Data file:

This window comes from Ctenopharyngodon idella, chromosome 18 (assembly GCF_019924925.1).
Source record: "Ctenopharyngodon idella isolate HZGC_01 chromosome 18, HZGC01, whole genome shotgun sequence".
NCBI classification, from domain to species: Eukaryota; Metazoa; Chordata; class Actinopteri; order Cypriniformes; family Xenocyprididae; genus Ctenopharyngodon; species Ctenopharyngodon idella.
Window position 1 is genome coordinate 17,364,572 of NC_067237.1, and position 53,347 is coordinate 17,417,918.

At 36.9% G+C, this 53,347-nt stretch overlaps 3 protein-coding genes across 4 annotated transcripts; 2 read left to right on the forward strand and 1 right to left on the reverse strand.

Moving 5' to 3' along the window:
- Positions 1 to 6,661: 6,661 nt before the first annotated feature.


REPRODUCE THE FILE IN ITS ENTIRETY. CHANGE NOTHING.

This window comes from Ctenopharyngodon idella, chromosome 18 (assembly GCF_019924925.1).
Source record: "Ctenopharyngodon idella isolate HZGC_01 chromosome 18, HZGC01, whole genome shotgun sequence".
NCBI classification, from domain to species: Eukaryota; Metazoa; Chordata; class Actinopteri; order Cypriniformes; family Xenocyprididae; genus Ctenopharyngodon; species Ctenopharyngodon idella.
Window position 1 is genome coordinate 17,364,572 of NC_067237.1, and position 53,347 is coordinate 17,417,918.

At 36.9% G+C, this 53,347-nt stretch overlaps 3 protein-coding genes across 4 annotated transcripts; 2 read left to right on the forward strand and 1 right to left on the reverse strand.

Moving 5' to 3' along the window:
- Positions 1 to 6,661: 6,661 nt before the first annotated feature.